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How to deal with Employment Equity now that the targets have been set?

It’s all systems go since the publishing of the notice pertaining to new regulations and the setting of EE targets by Employment and Labour Minister Thulas Nxesi. The Employment Equity (EE) Act was recently signed into law by President Cyril Ramaphosa and empowers the Minister of Employment and Labour to set Employment Equity targets for employers with more than 50 employees.

Changes to the Act include freeing designated companies from their Employment Equity compliance commitments if they have fewer than 50 employees. Previously, Designated employers (those who are required to comply with the Act, included companies of fewer than 50 employees but with an Annual Turnover listed in the Schedule 4 document which set the figures of turnover limits, by industry). Companies with fewer than 50 employees are now exempt from the EE Act and should proceed to de-register themselves on the EE portal.

As for the rest, targets have been prescribed for implementation yet while these targets are receiving great criticism after little consultation with other players, such as those in collective bargaining structures, the nett result remains the same. Designated Employers, more specifically those who wish to tender, will have to meet the goals and targets as set by the Minister.

While the game of compliance just levelled up, the game itself remains the same. In other words, Employers will need to ensure that they have well-documented processes around recruitment, promotions, training and development in order to avoid hefty fines. The threat of imposition of fines has been in play since the inception of the Employment Equity Act, so nothing has changed there. Employers should hire people who are able to perform the inherent function of a position (or someone who can be upskilled within a reasonable time-frame to meet those requirements) to reach the requirements of their Employment Equity plans (all of which will now need to be scrapped and replaced with a 5 year plan which aligns to the goals and targets set in the amended Act).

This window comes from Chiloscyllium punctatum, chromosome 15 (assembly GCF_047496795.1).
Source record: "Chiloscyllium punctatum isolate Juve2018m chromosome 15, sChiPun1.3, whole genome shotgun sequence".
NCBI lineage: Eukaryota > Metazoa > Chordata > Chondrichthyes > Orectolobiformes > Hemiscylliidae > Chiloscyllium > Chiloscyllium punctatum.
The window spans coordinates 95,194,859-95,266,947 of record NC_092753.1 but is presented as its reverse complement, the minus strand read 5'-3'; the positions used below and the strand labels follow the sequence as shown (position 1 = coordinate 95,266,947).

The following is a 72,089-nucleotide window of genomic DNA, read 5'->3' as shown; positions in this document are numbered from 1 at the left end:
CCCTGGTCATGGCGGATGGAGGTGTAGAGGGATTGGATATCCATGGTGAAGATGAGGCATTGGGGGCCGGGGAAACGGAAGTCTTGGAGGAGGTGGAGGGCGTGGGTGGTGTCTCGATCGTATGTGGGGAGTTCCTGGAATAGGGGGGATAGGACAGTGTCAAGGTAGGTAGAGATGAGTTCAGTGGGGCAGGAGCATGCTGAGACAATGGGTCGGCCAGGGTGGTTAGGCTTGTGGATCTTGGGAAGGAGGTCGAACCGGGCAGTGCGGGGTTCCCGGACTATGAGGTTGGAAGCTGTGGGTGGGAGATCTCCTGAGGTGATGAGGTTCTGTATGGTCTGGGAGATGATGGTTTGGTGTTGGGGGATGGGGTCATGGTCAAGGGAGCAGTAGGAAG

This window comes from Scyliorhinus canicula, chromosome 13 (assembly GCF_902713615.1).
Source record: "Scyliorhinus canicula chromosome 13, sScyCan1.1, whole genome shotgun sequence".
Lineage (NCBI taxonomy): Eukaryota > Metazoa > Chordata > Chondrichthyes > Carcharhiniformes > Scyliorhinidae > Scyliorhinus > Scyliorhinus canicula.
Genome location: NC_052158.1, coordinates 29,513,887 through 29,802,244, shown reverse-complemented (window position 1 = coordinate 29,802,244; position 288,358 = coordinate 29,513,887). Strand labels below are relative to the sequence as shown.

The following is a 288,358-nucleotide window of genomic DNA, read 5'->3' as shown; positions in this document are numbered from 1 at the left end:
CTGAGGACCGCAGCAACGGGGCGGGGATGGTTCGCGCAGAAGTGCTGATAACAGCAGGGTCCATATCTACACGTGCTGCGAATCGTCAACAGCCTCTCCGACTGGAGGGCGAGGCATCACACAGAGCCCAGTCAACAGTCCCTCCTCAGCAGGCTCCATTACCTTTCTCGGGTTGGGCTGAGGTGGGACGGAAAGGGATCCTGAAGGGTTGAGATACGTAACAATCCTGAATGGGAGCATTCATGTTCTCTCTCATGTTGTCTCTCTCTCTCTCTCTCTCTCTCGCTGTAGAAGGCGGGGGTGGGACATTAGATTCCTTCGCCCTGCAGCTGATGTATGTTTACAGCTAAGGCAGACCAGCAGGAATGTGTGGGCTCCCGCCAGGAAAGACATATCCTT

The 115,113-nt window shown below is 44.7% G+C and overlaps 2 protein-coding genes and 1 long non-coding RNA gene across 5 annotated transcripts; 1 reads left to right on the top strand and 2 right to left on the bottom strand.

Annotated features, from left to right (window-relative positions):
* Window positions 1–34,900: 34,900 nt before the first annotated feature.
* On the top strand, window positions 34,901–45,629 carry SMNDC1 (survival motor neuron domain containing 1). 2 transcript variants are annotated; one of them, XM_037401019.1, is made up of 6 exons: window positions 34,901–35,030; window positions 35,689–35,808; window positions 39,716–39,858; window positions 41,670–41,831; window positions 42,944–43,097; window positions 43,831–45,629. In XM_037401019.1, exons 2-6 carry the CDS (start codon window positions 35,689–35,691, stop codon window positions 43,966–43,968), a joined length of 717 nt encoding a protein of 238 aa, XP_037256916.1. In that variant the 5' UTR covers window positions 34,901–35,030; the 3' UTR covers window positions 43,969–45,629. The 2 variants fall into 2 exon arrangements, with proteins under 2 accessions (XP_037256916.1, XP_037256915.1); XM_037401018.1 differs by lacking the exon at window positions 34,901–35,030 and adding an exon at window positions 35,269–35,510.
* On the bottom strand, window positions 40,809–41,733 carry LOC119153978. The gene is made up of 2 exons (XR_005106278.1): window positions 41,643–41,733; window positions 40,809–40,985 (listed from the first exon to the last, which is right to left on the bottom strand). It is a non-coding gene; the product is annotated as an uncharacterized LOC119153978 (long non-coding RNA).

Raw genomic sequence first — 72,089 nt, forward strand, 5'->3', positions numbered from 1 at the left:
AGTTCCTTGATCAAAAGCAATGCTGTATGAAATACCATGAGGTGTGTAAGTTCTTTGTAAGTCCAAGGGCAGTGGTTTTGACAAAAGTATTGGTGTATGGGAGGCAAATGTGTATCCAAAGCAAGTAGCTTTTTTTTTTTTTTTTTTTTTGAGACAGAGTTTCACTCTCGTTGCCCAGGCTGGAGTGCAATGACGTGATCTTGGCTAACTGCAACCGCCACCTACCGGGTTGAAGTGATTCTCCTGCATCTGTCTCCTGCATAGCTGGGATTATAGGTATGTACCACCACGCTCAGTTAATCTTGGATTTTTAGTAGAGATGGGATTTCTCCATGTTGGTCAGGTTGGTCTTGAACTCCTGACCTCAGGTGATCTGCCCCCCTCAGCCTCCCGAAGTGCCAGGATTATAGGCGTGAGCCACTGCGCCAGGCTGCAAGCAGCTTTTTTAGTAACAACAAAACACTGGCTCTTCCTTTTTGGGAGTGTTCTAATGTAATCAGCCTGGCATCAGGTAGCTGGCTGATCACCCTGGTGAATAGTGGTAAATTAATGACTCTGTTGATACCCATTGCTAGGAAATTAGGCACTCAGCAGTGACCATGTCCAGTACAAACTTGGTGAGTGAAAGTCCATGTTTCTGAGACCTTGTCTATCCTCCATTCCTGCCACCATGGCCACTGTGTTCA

Successful employers will need to focus more intently on training and development of staff with the potential to meet the companies needs. This will come at a price when compared to the potential fines yet it is perhaps the less expensive road to take. Employers will bear the cost of training and they will bear the cost of non-compliance. Despite the continued economic downward trajectory, the world economic crisis, high unemployment rates and a barrage of political obstacles, this approach remains the clearest path to success.

So the answer to the question of how to deal with Employment Equity now that the targets have been set is to double-down on your documentation, follow the requirements of the law and when the outcome does not quite reach the target, ensure that, as before you have a sufficient paper trail to back up any Employment Equity decisions made within the company.